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Indiana University in the fall is decorated with orange and red foliage

As vice president for student success at Indiana University, Julie Payne-Kirchmeier is responsible for student achievement across the university’s five campuses and two regional centers.

Indiana University 

Julie Payne-Kirchmeier, a light-skinned woman with shoulder-length blond hair, smiles for a head shot wearing a black blouse and red blazer

Julie Payne-Kirchmeier, vice president for student success at Indiana University

Indiana University

Julie Payne-Kirchmeier was an undergraduate student at Texas A&M in the genetics program when she realized she didn’t want a career in the sciences.

“I was working in a lab, and I was growing mold all day, and I had one of those, we will call them growth moments for a student. I think, individually, I called it a freakout moment,” Payne-Kirchmeier says.

After turning to her student organization adviser for guidance, Payne-Kirchmeier realized the out-of-classroom leadership experience she’d gotten was her favorite part of her college career, and the adviser opened her eyes to working in student affairs.

Payne-Kirchmeier is the inaugural vice president for student success at Indiana University, serving as head of retention and success efforts across the university’s campuses and regional centers.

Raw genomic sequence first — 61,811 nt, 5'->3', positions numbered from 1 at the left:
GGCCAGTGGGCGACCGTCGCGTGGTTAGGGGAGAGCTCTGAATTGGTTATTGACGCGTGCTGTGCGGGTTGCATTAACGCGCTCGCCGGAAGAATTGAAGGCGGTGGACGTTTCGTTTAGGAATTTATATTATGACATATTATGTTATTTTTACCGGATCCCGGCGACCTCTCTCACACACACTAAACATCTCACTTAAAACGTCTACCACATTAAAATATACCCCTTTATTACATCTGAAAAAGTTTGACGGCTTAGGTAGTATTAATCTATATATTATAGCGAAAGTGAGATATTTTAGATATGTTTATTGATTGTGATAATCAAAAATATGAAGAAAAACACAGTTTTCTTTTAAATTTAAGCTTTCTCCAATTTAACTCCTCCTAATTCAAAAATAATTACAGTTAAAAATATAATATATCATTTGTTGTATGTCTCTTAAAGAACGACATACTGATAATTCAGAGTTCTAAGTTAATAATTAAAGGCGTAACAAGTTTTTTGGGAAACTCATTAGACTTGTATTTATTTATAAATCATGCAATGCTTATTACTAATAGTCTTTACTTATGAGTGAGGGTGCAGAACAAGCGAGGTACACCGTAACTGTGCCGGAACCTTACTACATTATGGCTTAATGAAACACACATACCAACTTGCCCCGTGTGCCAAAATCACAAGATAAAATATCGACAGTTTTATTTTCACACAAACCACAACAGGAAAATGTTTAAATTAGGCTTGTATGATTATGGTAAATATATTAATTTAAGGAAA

“Throughout the course of my career, I’ve always come back to that central point, which is, there are so many people at a university—regardless of institution size and type—that really are invested in helping our students to not just succeed but to find out who they are and align that purpose with what they want to do for the rest of their life,” Payne-Kirchmeier says. “And I want to be one of those people.”

Payne-Kirchmeier started her role in June 2022. In the year since, she has spent time understanding the needs of students, the research behind student success work and the on-the-ground expertise of IU staff. She spoke with Inside Higher Ed about her vision for the position and her future goals.

Q: What’s the institutional mission around your new role?

A: This role is relatively unique. Some campuses have a system; others are a large university with multiple campuses—that’s what IU is. And particularly [a role] that is sitting at a vice president’s level and on the president’s cabinet, and really looking at student success across, in our case, seven institutions, two regional centers and, for undergrads, grads and professional students, so it’s vast.